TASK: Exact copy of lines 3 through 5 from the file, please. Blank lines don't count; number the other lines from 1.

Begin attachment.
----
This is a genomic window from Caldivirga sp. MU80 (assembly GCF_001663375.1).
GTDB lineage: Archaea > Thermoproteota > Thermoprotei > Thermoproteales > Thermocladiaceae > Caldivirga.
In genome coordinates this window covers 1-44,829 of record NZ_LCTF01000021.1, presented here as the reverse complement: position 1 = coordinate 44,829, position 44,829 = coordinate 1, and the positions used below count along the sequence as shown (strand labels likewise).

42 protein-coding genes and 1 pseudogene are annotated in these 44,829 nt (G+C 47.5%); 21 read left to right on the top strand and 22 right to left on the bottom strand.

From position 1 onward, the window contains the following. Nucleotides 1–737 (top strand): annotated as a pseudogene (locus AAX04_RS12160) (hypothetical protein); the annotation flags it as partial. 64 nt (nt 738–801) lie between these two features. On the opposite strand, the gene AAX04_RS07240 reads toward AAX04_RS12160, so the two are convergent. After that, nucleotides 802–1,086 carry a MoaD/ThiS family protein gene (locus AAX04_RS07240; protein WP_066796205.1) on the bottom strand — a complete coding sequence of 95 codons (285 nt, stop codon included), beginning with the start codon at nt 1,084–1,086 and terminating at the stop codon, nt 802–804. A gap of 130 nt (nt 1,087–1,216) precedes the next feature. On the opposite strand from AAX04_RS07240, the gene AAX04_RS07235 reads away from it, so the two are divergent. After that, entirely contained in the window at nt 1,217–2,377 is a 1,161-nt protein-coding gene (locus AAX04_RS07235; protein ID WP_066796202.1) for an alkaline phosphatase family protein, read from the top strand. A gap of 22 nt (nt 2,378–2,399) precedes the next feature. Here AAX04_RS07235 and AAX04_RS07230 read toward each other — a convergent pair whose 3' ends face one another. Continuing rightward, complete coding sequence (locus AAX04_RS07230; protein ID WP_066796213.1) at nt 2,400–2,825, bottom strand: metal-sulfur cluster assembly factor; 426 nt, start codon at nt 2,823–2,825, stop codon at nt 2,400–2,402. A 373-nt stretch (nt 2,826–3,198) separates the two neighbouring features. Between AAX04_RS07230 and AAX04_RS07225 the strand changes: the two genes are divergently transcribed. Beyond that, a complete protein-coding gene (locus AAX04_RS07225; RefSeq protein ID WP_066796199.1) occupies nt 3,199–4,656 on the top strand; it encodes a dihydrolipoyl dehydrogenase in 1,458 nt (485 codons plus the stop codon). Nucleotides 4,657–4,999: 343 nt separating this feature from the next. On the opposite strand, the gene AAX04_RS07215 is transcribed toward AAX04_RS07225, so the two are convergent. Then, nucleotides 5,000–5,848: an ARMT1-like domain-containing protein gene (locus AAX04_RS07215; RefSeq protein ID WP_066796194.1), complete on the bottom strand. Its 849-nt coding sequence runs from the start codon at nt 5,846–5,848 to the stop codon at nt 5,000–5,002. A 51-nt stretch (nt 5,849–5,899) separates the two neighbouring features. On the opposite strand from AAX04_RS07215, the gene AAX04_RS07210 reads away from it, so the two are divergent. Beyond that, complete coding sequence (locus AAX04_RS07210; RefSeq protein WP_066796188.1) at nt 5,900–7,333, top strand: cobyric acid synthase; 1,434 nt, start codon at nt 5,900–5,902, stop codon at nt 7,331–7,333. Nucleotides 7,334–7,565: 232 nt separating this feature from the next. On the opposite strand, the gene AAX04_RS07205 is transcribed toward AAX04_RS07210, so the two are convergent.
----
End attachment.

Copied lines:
In genome coordinates this window covers 1-44,829 of record NZ_LCTF01000021.1, presented here as the reverse complement: position 1 = coordinate 44,829, position 44,829 = coordinate 1, and the positions used below count along the sequence as shown (strand labels likewise).

42 protein-coding genes and 1 pseudogene are annotated in these 44,829 nt (G+C 47.5%); 21 read left to right on the top strand and 22 right to left on the bottom strand.

From position 1 onward, the window contains the following. Nucleotides 1–737 (top strand): annotated as a pseudogene (locus AAX04_RS12160) (hypothetical protein); the annotation flags it as partial. 64 nt (nt 738–801) lie between these two features. On the opposite strand, the gene AAX04_RS07240 reads toward AAX04_RS12160, so the two are convergent. After that, nucleotides 802–1,086 carry a MoaD/ThiS family protein gene (locus AAX04_RS07240; protein WP_066796205.1) on the bottom strand — a complete coding sequence of 95 codons (285 nt, stop codon included), beginning with the start codon at nt 1,084–1,086 and terminating at the stop codon, nt 802–804. A gap of 130 nt (nt 1,087–1,216) precedes the next feature. On the opposite strand from AAX04_RS07240, the gene AAX04_RS07235 reads away from it, so the two are divergent. After that, entirely contained in the window at nt 1,217–2,377 is a 1,161-nt protein-coding gene (locus AAX04_RS07235; protein ID WP_066796202.1) for an alkaline phosphatase family protein, read from the top strand. A gap of 22 nt (nt 2,378–2,399) precedes the next feature. Here AAX04_RS07235 and AAX04_RS07230 read toward each other — a convergent pair whose 3' ends face one another. Continuing rightward, complete coding sequence (locus AAX04_RS07230; protein ID WP_066796213.1) at nt 2,400–2,825, bottom strand: metal-sulfur cluster assembly factor; 426 nt, start codon at nt 2,823–2,825, stop codon at nt 2,400–2,402. A 373-nt stretch (nt 2,826–3,198) separates the two neighbouring features. Between AAX04_RS07230 and AAX04_RS07225 the strand changes: the two genes are divergently transcribed. Beyond that, a complete protein-coding gene (locus AAX04_RS07225; RefSeq protein ID WP_066796199.1) occupies nt 3,199–4,656 on the top strand; it encodes a dihydrolipoyl dehydrogenase in 1,458 nt (485 codons plus the stop codon). Nucleotides 4,657–4,999: 343 nt separating this feature from the next. On the opposite strand, the gene AAX04_RS07215 is transcribed toward AAX04_RS07225, so the two are convergent. Then, nucleotides 5,000–5,848: an ARMT1-like domain-containing protein gene (locus AAX04_RS07215; RefSeq protein ID WP_066796194.1), complete on the bottom strand. Its 849-nt coding sequence runs from the start codon at nt 5,846–5,848 to the stop codon at nt 5,000–5,002. A 51-nt stretch (nt 5,849–5,899) separates the two neighbouring features. On the opposite strand from AAX04_RS07215, the gene AAX04_RS07210 reads away from it, so the two are divergent. Beyond that, complete coding sequence (locus AAX04_RS07210; RefSeq protein WP_066796188.1) at nt 5,900–7,333, top strand: cobyric acid synthase; 1,434 nt, start codon at nt 5,900–5,902, stop codon at nt 7,331–7,333. Nucleotides 7,334–7,565: 232 nt separating this feature from the next. On the opposite strand, the gene AAX04_RS07205 is transcribed toward AAX04_RS07210, so the two are convergent.